Fiddle Me This

30. January, 2010 Theater 2 comments

Eleventh show of 2010: Fiddler on the Roof, SHN, January 27.

Harvey Fierstein and company. Photo by Carol Rosegg

The last time I saw Fiddler on the Roof was more than 20 years ago, when I was in high school and went to see another high school’s production, featuring at least a couple of actors whom I’m still seeing in shows around the Bay Area. Lord knows it’s been done since then here, there and everywhere, but like most shows you see in high school productions, it hadn’t occurred to me to seek it out as an adult.

In retrospect, that seems like a shame, because it really is a fantastic musical. Returning to the show after many years, it’s delightful to rediscover just how many marvelous songs are in it, and how funny it is, not to mention the classic bits of recreated Jerome Robbins choreography from the original production: the Russian dances, whirling Hasids and wedding dancers with wine bottles on their heads. Not for nothing did it hold the record for longest-running musical on Broadway for more than a decade, although admittedly some of the record-breakers like Cats that followed it don’t say wonders for that distinction as a surefire measure of quality.

With music by Jerry Bock, lyrics by Sheldon Harnick and book by Joseph Stein, the Tony-winning 1964 musical about Jewish shtetl life in Russia in the first years of the 20th century is based on various stories of Sholem Aleichem, especially Tevye and His Daughters. Poor and good-natured milkman Tevye and his stern wife, five unmarried daughters and many neighbors in the fictional village Anatevka somewhere in the Pale of Settlement, the limited region of Russia in which Jews were allowed to live, struggle to come to terms with newfangled ideas that threaten the old ways, and also with the goyishe Russians who want to drive them out.

Now SHN brings the show back to San Francisco for a four-week run at the Golden Gate Theatre– with Harvey Fierstein, of all people, as the super-traditional Tevye. Directed by Sammy Dallas Bayes, this production started a year ago as a farewell Fiddler tour for Chaim Topol, who starred in the 1967 West End production, 1971 movie and many revivals thereafter, but actor and playwright Fierstein stepped in when Topol suffered a shoulder injury in November. Fierstein had previously played Tevye in the 2004 Broadway revival, taking over for Alfred Molina.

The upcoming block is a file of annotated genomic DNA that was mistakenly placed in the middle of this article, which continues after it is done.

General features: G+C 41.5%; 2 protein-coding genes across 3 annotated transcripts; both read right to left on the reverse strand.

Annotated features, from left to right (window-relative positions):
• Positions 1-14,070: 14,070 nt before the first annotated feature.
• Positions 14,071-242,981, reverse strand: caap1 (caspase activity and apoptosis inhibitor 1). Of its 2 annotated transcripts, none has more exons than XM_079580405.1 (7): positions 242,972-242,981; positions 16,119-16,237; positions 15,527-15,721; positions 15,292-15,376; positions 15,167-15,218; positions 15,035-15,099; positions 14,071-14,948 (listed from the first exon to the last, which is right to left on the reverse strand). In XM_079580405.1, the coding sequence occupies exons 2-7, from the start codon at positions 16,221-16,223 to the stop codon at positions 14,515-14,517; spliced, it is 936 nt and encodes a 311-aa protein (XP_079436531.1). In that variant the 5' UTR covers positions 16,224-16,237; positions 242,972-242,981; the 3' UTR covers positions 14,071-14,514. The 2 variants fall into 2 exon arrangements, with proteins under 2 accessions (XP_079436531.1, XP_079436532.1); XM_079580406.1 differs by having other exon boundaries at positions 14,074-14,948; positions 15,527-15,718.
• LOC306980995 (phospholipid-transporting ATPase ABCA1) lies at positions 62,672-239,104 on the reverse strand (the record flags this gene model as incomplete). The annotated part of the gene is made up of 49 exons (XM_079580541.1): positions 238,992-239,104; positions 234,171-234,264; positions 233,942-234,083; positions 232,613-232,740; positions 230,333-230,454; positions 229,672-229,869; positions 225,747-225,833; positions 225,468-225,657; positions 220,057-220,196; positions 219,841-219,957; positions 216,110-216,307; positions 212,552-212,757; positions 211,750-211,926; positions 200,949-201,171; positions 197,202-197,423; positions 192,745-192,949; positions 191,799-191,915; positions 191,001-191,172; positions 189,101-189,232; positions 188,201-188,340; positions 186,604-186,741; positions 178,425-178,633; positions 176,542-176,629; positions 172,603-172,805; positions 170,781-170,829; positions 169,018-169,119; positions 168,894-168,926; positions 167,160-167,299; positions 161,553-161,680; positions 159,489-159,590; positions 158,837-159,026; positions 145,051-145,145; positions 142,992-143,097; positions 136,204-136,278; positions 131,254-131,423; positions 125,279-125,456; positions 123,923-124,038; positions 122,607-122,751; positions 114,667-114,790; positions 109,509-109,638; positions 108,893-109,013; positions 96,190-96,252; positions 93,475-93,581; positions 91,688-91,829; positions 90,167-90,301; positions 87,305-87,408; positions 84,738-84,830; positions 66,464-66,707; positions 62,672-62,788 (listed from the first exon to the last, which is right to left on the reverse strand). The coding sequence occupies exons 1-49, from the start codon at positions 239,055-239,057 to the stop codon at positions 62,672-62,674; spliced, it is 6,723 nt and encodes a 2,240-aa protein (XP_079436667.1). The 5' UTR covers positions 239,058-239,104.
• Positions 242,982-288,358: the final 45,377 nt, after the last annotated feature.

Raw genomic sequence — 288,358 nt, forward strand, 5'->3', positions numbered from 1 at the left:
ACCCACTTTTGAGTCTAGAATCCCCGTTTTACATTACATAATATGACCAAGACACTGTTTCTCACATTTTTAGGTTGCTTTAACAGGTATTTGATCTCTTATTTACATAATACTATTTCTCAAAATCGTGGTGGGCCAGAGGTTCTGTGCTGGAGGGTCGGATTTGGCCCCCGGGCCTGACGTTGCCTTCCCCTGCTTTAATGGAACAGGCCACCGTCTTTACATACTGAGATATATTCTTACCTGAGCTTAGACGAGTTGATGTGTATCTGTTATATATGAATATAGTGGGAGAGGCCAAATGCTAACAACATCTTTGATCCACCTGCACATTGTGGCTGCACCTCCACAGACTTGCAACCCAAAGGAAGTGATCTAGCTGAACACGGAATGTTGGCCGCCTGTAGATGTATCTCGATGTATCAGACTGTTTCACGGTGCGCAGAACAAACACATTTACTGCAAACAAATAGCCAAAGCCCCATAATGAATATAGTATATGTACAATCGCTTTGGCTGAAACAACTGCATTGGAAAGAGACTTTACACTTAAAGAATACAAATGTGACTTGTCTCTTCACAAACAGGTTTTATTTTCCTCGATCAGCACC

Let’s get one thing out of the way first: Fierstein’s singing voice isn’t bad so much as he just doesn’t have one. Although he won a Tony Award as the mother in Hairspray, his distinctively gravelly cigarette rasp is an odd fit for a classic musical that requires him to carry so many famous songs because what he does isn’t singing: it’s croaking in rhythm. When he belts out “Tradition” he sounds like one of The Dark Crystal‘s Skeksis. It’s a harsh sound, not least because of sympathetic pangs that surely he must need to cough speaking like that, let alone singing. On the other hand, he’s had that same voice for a very long time, and knows how to handle it. When he lowers it for comic emphasis, it’s priceless.

Harvey Fierstein as Tevye. Photo by Carol Rosegg

The songs notwithstanding, Fierstein is a terrific Tevye. His sense of comic timing is superb, and the milkman’s many priceless lines are funnier for his sharp delivery. Of course there’s no substitute for the late Zero Mostel, who created the role. But on the other hand Fierstein handles the humor beautifully, whether he’s misquoting the Torah as illustrative folk sayings, impatiently coddling the shy tailor Motel  (Erik Liberman) to try to get him to spit out whatever he has to say, approaching wife Golde (Susan Cella) with a mixture of fondness and trepidation, or deliberating over the increasingly uncomfortable compromises his amorous daughters force him to make with the husbands they choose. He sticks out his tongue too much for comic effect, but he’s amusing and surprisingly endearing in the role.

It’s a solid cast all around, with strong singing (aside from the obvious exception), satisfying dance numbers, and amusing portrayals from the busybody matchmaker to the revolutionary tutor to the dotty rabbi. Steve Gilliam’s set of various cottages isn’t much to look at, but it moves around every which way to capture more locations than you’d think the little village of Anatevka would contain. Tony Ray Hicks’ costumes are appropriately simple, although there are a few surprisingly bad fake beards in the ensemble.

On the other hand, it’s a minor point, but I have to say I get a little tired of the fiddler himself.  He’s the central image of the title and all, borrowed from a Marc Chagall painting, but the way he comes nosing around silently like a mime Ghost of Judaism Past whenever tradition is compromised gets old mighty quick. As the good book says, if a guy was always hanging around pointing his fiddle at you whenever you had to make a hard decision, you might want to belt him one.

Fiddler on the Roof plays through February 11 at the Golden Gate Theatre, 1 Taylor St., San Francisco.

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  1. 2 / 5 / 2010 11:45 am

    If it wasn’t for his voice, I would have completely loved Harvey Fierstein as Tevye. I thought he had great timing and a great sense of the character. But the voice kind of killed it a bit for me. Fortunately his charm was enough to make up for it.

    The sets seemed a bit cheap, more like a high-end high school or mid-level college production than a touring Broadway show. Kind of odd, that.


    • Sam Hurwitt

      2 / 5 / 2010 12:11 pm

      Yeah, I agree about the sets. They moved around way too much for me to actually think they were cheap, but they were pretty hokey looking.





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